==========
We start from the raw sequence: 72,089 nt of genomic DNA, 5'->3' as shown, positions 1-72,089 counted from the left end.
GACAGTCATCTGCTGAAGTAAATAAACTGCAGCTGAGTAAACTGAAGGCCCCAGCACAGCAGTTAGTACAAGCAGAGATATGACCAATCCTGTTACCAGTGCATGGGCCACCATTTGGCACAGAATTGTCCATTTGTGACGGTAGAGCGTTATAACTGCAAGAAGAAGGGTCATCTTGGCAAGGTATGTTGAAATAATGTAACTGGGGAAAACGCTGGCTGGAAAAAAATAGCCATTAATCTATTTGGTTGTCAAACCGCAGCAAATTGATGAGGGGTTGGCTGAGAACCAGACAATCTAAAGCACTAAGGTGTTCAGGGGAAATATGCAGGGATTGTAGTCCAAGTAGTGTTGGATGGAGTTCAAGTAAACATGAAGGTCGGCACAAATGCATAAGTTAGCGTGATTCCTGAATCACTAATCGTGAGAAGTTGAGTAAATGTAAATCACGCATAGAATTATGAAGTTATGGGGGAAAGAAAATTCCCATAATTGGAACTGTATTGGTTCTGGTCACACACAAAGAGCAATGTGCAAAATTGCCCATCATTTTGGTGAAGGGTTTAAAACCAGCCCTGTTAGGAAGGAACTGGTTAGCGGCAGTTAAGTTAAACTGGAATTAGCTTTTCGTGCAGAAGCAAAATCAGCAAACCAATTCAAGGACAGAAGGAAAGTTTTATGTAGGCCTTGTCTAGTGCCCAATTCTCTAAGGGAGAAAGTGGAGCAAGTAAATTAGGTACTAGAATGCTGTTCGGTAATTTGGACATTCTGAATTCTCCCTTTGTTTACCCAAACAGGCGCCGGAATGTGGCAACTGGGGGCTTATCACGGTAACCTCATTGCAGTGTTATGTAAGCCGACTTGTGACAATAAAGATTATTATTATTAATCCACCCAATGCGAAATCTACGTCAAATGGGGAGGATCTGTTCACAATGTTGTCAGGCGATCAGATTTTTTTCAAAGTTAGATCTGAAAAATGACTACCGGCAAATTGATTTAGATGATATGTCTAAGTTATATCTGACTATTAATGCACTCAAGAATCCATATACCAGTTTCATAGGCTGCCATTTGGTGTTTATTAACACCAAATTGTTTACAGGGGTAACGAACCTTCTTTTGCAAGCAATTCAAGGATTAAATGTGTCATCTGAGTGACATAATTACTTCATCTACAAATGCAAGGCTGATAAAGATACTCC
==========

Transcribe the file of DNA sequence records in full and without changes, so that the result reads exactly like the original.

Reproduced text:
We start from the raw sequence: 72,089 nt of genomic DNA, 5'->3' as shown, positions 1-72,089 counted from the left end.
GACAGTCATCTGCTGAAGTAAATAAACTGCAGCTGAGTAAACTGAAGGCCCCAGCACAGCAGTTAGTACAAGCAGAGATATGACCAATCCTGTTACCAGTGCATGGGCCACCATTTGGCACAGAATTGTCCATTTGTGACGGTAGAGCGTTATAACTGCAAGAAGAAGGGTCATCTTGGCAAGGTATGTTGAAATAATGTAACTGGGGAAAACGCTGGCTGGAAAAAAATAGCCATTAATCTATTTGGTTGTCAAACCGCAGCAAATTGATGAGGGGTTGGCTGAGAACCAGACAATCTAAAGCACTAAGGTGTTCAGGGGAAATATGCAGGGATTGTAGTCCAAGTAGTGTTGGATGGAGTTCAAGTAAACATGAAGGTCGGCACAAATGCATAAGTTAGCGTGATTCCTGAATCACTAATCGTGAGAAGTTGAGTAAATGTAAATCACGCATAGAATTATGAAGTTATGGGGGAAAGAAAATTCCCATAATTGGAACTGTATTGGTTCTGGTCACACACAAAGAGCAATGTGCAAAATTGCCCATCATTTTGGTGAAGGGTTTAAAACCAGCCCTGTTAGGAAGGAACTGGTTAGCGGCAGTTAAGTTAAACTGGAATTAGCTTTTCGTGCAGAAGCAAAATCAGCAAACCAATTCAAGGACAGAAGGAAAGTTTTATGTAGGCCTTGTCTAGTGCCCAATTCTCTAAGGGAGAAAGTGGAGCAAGTAAATTAGGTACTAGAATGCTGTTCGGTAATTTGGACATTCTGAATTCTCCCTTTGTTTACCCAAACAGGCGCCGGAATGTGGCAACTGGGGGCTTATCACGGTAACCTCATTGCAGTGTTATGTAAGCCGACTTGTGACAATAAAGATTATTATTATTAATCCACCCAATGCGAAATCTACGTCAAATGGGGAGGATCTGTTCACAATGTTGTCAGGCGATCAGATTTTTTTCAAAGTTAGATCTGAAAAATGACTACCGGCAAATTGATTTAGATGATATGTCTAAGTTATATCTGACTATTAATGCACTCAAGAATCCATATACCAGTTTCATAGGCTGCCATTTGGTGTTTATTAACACCAAATTGTTTACAGGGGTAACGAACCTTCTTTTGCAAGCAATTCAAGGATTAAATGTGTCATCTGAGTGACATAATTACTTCATCTACAAATGCAAGGCTGATAAAGATACTCC